U.S. corporations have shifted their capital structures more in favor of debt financing in lieu of equity as the cost of borrowing declined in the years following the Great Recession. The market value of debt and equity have grown exponentially while equity's share of capital financing has fallen, primarily due to mergers and buybacks.
Lever up: The weighted average ratio of U.S. companies'* debt to total capital increased since 2008 as the cost to borrow money fell across all investment-grade ratings.
Quantity vs. quality: As rates stayed lower for longer, so did the overall quality of the investment-grade debt being sold. BBB-rated issues make up about 50% of all investment-grade debt, up from about 33% pre-recession.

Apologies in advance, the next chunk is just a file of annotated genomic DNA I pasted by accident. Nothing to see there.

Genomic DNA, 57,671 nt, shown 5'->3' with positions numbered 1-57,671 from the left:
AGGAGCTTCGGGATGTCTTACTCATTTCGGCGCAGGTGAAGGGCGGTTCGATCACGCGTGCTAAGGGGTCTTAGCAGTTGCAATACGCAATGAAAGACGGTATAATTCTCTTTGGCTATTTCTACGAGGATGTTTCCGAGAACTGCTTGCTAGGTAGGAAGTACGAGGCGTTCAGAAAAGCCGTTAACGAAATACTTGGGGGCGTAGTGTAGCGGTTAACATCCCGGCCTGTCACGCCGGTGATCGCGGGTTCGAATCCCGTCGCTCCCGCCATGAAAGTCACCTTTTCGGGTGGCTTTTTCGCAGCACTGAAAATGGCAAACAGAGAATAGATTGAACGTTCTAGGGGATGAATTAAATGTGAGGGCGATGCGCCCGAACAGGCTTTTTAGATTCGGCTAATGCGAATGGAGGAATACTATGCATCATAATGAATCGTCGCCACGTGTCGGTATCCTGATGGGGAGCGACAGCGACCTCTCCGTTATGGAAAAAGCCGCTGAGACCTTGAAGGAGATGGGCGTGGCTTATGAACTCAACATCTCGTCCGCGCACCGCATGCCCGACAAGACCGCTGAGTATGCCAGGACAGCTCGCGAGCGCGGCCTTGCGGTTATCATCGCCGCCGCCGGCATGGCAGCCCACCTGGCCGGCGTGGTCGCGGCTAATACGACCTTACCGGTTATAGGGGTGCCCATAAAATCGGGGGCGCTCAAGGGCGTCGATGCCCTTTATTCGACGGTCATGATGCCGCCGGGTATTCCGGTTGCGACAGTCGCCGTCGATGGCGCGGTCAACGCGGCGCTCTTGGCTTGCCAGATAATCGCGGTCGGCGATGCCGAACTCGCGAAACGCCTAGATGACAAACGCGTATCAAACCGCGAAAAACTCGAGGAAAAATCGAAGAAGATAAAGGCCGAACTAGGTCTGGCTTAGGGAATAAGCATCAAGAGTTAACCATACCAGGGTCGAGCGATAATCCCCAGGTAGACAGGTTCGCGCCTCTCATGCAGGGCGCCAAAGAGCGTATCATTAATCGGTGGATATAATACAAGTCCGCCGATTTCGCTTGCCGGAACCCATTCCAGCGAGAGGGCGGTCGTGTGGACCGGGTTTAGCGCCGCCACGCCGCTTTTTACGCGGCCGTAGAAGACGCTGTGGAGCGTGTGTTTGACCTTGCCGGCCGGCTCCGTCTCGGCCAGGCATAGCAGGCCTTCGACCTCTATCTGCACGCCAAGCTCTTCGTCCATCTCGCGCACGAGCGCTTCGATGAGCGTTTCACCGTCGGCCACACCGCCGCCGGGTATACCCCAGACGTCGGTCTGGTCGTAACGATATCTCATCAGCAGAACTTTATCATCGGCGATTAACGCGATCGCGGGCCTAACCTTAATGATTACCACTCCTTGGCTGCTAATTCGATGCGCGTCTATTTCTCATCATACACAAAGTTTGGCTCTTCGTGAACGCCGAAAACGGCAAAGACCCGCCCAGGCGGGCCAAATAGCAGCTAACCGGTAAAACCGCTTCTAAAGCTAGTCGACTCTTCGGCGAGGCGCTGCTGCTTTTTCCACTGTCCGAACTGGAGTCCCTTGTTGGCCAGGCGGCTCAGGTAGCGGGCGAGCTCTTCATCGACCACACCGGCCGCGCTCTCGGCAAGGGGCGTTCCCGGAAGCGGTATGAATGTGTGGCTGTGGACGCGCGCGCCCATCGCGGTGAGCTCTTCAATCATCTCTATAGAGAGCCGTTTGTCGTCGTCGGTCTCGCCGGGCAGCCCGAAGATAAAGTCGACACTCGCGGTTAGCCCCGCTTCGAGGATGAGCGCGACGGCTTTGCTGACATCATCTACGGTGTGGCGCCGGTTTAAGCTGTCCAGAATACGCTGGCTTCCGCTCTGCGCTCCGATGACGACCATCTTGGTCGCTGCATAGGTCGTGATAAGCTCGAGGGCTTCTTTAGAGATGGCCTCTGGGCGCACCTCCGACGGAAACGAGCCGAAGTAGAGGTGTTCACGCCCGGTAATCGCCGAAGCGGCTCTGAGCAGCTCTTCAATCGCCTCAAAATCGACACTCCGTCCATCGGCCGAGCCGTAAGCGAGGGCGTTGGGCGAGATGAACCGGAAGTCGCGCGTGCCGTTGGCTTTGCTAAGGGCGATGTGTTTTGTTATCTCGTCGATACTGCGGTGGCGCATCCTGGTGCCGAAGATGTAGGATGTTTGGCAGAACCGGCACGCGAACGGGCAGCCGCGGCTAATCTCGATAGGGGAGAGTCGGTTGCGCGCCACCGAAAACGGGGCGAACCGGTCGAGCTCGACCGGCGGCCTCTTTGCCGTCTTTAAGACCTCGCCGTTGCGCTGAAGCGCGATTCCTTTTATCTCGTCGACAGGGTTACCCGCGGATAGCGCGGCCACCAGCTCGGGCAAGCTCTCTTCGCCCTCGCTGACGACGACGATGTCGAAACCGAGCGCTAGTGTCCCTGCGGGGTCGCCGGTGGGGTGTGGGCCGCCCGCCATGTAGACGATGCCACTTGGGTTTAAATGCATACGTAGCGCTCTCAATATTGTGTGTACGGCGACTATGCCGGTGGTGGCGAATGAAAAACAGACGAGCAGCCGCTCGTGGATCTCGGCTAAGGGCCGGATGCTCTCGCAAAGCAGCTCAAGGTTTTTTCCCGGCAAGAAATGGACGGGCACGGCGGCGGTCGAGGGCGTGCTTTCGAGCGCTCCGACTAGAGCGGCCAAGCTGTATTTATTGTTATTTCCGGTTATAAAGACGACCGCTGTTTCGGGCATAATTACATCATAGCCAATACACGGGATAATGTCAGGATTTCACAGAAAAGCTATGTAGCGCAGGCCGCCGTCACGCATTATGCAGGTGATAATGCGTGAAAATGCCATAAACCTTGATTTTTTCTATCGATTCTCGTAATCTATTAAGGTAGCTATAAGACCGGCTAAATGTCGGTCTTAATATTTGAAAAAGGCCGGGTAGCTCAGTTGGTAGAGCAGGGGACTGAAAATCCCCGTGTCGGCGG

Fewer shares: Companies have been reducing the number of equity shares outstanding since 2013. Over the past five years, the total number of shares outstanding declined by 4.9 billion, including a net decline of 2.5 billion in 2018. S&P 500 companies bought back $3.46 trillion in stock since 2013.
Chicken or egg? Corporate pension plans have led institutional investors in demand for investment grade debt as liability-driven investing portfolios became more popular, with an average fixed-income allocation of 44% in 2018, up from 34% in 2010.
*S&P 500 constituents as of March 31. Sources: Bloomberg LP, Morningstar Inc.